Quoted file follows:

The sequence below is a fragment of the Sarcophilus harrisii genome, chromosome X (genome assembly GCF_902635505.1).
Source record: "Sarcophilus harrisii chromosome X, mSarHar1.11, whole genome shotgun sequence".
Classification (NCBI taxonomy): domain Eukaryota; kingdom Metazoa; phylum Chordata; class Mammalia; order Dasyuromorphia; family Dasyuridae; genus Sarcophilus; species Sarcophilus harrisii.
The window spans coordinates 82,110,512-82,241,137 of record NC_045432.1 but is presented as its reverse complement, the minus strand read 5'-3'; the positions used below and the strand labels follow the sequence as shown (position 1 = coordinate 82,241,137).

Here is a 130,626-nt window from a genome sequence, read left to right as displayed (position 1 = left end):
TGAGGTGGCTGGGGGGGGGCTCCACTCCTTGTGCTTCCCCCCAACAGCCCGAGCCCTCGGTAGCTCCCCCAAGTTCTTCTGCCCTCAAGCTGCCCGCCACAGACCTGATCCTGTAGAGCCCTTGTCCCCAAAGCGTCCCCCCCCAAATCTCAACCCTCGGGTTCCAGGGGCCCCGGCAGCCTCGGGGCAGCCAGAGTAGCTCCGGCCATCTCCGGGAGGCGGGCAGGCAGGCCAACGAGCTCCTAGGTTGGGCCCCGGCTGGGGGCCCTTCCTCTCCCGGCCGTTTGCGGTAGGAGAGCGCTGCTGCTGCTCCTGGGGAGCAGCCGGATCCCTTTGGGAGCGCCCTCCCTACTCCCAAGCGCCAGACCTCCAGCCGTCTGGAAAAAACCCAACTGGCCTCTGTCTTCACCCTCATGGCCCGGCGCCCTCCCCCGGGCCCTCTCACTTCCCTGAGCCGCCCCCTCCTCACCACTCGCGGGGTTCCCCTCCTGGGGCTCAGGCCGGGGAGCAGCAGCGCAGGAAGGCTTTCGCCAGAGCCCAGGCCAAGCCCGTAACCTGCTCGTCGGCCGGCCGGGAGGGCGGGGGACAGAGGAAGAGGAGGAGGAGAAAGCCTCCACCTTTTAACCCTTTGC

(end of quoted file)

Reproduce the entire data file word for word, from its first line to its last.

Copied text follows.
The sequence below is a fragment of the Sarcophilus harrisii genome, chromosome X (genome assembly GCF_902635505.1).
Source record: "Sarcophilus harrisii chromosome X, mSarHar1.11, whole genome shotgun sequence".
Classification (NCBI taxonomy): domain Eukaryota; kingdom Metazoa; phylum Chordata; class Mammalia; order Dasyuromorphia; family Dasyuridae; genus Sarcophilus; species Sarcophilus harrisii.
The window spans coordinates 82,110,512-82,241,137 of record NC_045432.1 but is presented as its reverse complement, the minus strand read 5'-3'; the positions used below and the strand labels follow the sequence as shown (position 1 = coordinate 82,241,137).

Here is a 130,626-nt window from a genome sequence, read left to right as displayed (position 1 = left end):
TGAGGTGGCTGGGGGGGGGCTCCACTCCTTGTGCTTCCCCCCAACAGCCCGAGCCCTCGGTAGCTCCCCCAAGTTCTTCTGCCCTCAAGCTGCCCGCCACAGACCTGATCCTGTAGAGCCCTTGTCCCCAAAGCGTCCCCCCCCAAATCTCAACCCTCGGGTTCCAGGGGCCCCGGCAGCCTCGGGGCAGCCAGAGTAGCTCCGGCCATCTCCGGGAGGCGGGCAGGCAGGCCAACGAGCTCCTAGGTTGGGCCCCGGCTGGGGGCCCTTCCTCTCCCGGCCGTTTGCGGTAGGAGAGCGCTGCTGCTGCTCCTGGGGAGCAGCCGGATCCCTTTGGGAGCGCCCTCCCTACTCCCAAGCGCCAGACCTCCAGCCGTCTGGAAAAAACCCAACTGGCCTCTGTCTTCACCCTCATGGCCCGGCGCCCTCCCCCGGGCCCTCTCACTTCCCTGAGCCGCCCCCTCCTCACCACTCGCGGGGTTCCCCTCCTGGGGCTCAGGCCGGGGAGCAGCAGCGCAGGAAGGCTTTCGCCAGAGCCCAGGCCAAGCCCGTAACCTGCTCGTCGGCCGGCCGGGAGGGCGGGGGACAGAGGAAGAGGAGGAGGAGAAAGCCTCCACCTTTTAACCCTTTGC